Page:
Do not let any unwholesome talk come out of your mouths, but only what is helpful for building others up according to their needs, that it may benefit those who listen. And do not grieve the Holy Spirit of God, with whom you were sealed for the day of redemption. Get rid of all bitterness, rage and anger, brawling and slander, along with every form of malice. Be kind and compassionate to one another, forgiving each other, just as in Christ God forgave you.
-Ephesians 4:29-32 (NIV)
Feel like you need a little encouragement? Just want someone to tell you how great and attractive and intelligent you are? Feeling bad about yourself and would just like for someone — anyone — to give you a no-strings, no-judgment compliment?
Turns out there’s an app for that.
Well, there is in China, at least. Wechat, the most popular social media group in China, has started sponsoring chat groups called Kua kua groups. If you happen to know that Kua is Chinese for “praise,” it would probably come as no surprise for you to learn that these groups are full of people who are just waiting to give you a nice “atta boy” or “atta girl”. There are no free lunches, though, or compliments either; your session of compliments will cost you anywhere from $7.50 to $28.00, depending on how long you want to be complimented and how many people you want piling on the praise.
Here’s how it works. When you pay your money and sign into your group, you’re put in a queue until your turn comes up. When it’s your moment in the spotlight, you tell everyone your name and a little about yourself. It can even be something negative, and apparently it often is. (I suppose that stands to reason. When are you most in need of a compliment if not when you’re feeling like there’s not much about you that’s admirable?)
Once you’ve identified yourself, people start to compliment you. The compliments are varied, apparently, and may have nothing to do with whatever you’ve just said about yourself. Your complimenters might tell you that you’re attractive (you can upload a photo, apparently), that you write well, that you seem like a good person, or even something along the lines of “you’re fantastic.”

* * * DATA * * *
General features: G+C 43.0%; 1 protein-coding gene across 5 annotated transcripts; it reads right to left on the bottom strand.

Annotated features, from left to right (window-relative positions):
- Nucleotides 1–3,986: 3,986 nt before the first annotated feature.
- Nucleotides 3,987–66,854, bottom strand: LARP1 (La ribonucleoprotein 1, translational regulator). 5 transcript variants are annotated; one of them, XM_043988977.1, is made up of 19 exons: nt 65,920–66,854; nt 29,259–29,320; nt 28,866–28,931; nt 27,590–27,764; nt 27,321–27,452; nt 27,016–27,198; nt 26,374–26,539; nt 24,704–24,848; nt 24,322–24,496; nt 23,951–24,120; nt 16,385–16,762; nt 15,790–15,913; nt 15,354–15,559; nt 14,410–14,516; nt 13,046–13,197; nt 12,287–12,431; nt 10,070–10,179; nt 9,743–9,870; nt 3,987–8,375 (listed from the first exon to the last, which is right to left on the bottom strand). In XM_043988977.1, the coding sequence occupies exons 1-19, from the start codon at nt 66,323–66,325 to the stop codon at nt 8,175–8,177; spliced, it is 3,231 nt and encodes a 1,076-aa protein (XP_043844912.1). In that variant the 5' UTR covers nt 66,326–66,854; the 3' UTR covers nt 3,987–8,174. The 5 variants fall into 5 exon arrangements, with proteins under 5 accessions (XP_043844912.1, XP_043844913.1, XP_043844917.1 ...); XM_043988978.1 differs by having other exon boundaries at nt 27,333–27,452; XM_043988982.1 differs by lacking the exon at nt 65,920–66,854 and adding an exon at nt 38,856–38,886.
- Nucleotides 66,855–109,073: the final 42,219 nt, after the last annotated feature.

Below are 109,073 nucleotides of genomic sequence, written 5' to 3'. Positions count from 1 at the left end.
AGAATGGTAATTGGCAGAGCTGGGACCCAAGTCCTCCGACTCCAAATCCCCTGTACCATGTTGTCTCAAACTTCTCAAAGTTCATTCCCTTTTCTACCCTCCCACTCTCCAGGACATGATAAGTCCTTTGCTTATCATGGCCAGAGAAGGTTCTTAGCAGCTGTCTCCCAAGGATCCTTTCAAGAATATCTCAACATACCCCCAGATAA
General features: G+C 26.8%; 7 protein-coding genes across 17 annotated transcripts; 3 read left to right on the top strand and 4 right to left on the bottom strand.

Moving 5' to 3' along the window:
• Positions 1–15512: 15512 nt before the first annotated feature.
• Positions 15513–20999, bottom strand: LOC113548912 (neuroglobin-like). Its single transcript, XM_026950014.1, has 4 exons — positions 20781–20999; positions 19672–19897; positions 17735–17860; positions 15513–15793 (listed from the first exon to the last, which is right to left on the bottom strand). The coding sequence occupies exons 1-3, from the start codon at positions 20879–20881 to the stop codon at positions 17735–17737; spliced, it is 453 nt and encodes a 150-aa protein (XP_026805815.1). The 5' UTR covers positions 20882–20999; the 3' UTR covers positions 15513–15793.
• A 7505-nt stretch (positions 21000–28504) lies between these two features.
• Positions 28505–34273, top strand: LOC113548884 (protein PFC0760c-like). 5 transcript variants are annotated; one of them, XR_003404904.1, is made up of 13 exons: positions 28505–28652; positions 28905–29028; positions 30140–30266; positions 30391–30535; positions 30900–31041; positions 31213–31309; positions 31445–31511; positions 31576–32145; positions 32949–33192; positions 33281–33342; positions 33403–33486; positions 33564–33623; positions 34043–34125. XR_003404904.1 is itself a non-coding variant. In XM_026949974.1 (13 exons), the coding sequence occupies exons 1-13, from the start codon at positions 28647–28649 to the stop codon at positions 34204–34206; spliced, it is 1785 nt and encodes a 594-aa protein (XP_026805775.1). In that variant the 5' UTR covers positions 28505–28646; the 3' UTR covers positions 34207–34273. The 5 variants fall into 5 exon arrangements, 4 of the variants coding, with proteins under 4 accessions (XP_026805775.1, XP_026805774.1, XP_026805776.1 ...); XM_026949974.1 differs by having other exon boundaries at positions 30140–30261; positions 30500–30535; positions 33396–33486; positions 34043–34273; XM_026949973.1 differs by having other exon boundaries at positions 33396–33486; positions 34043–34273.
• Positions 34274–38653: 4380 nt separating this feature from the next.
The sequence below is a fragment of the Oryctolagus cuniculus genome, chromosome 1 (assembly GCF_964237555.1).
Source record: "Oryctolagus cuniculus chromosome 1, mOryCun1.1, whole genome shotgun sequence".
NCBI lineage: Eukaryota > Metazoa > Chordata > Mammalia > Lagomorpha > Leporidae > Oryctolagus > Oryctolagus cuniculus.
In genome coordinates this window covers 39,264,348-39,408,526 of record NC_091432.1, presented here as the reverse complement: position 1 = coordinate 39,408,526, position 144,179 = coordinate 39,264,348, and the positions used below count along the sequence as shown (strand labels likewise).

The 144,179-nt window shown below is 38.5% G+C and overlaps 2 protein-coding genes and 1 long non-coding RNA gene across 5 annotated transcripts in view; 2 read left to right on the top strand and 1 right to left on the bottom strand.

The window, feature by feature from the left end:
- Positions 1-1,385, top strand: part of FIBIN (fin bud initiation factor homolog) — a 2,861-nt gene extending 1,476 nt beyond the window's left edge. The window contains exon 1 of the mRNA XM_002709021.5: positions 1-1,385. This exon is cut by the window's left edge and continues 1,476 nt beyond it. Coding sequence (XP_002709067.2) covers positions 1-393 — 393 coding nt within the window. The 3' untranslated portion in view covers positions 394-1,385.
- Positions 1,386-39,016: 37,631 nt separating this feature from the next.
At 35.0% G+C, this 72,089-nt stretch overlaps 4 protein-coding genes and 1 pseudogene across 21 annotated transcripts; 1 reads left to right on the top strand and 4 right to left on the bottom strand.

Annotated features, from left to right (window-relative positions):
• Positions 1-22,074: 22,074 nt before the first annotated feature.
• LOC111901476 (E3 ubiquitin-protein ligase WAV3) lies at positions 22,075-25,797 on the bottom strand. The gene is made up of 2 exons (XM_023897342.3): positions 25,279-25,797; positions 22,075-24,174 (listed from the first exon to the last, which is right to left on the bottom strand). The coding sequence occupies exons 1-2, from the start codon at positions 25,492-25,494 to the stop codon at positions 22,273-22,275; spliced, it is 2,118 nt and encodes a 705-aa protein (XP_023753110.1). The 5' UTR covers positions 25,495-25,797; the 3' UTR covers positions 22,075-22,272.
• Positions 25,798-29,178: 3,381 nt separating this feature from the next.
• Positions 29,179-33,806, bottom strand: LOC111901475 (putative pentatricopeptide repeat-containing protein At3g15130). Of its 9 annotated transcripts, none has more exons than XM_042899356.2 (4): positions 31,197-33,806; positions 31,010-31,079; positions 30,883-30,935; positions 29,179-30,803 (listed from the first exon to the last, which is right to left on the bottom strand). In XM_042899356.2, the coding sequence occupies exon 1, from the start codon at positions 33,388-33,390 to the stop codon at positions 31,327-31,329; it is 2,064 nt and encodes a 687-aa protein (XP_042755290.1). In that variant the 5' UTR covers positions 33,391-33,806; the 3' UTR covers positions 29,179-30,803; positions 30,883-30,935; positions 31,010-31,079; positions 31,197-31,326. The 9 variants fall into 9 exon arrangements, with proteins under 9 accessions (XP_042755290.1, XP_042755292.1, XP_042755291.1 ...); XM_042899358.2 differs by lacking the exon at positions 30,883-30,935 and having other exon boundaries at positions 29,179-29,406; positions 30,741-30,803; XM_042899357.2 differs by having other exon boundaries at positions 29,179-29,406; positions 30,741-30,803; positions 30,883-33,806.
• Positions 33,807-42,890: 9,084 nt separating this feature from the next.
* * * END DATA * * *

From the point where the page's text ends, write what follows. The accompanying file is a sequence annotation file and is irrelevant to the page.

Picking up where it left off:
My first thought on seeing this was that it’s a little strange: Does anyone need compliments so much that they’d pay to have perfect strangers give them props for nothing in particular? Having thought about it a little more, though, it does bear remembering that a lot of people I know do use social media in exactly this way. After all, why do we post photos we’ve taken, or photos of ourselves, or what our kids are up to, or our political opinions, or (even) a post we’ve written(!) if not at least partially for the compliments we might receive from our friends and associates? Why post the details of a bad day, or of being mistreated or misunderstood, if not to have that negative input offset by some positive comments?
Really, social media operates largely on the idea that most of us enjoy compliments and are willing to put the details of our lives out there if we think there’s a reasonable chance we’ll get a few.
Ironically, though, social media can just as often be a source of nastiness, personal attack, and abuse.
It says something, doesn’t it, that we’re willing to chance the negative stuff to receive the positive?
I think what it says is that human beings need, at least now and then, to have someone speak a kind word to them. Even the most cynical, hardened, and jaded of us need to be encouraged now and then.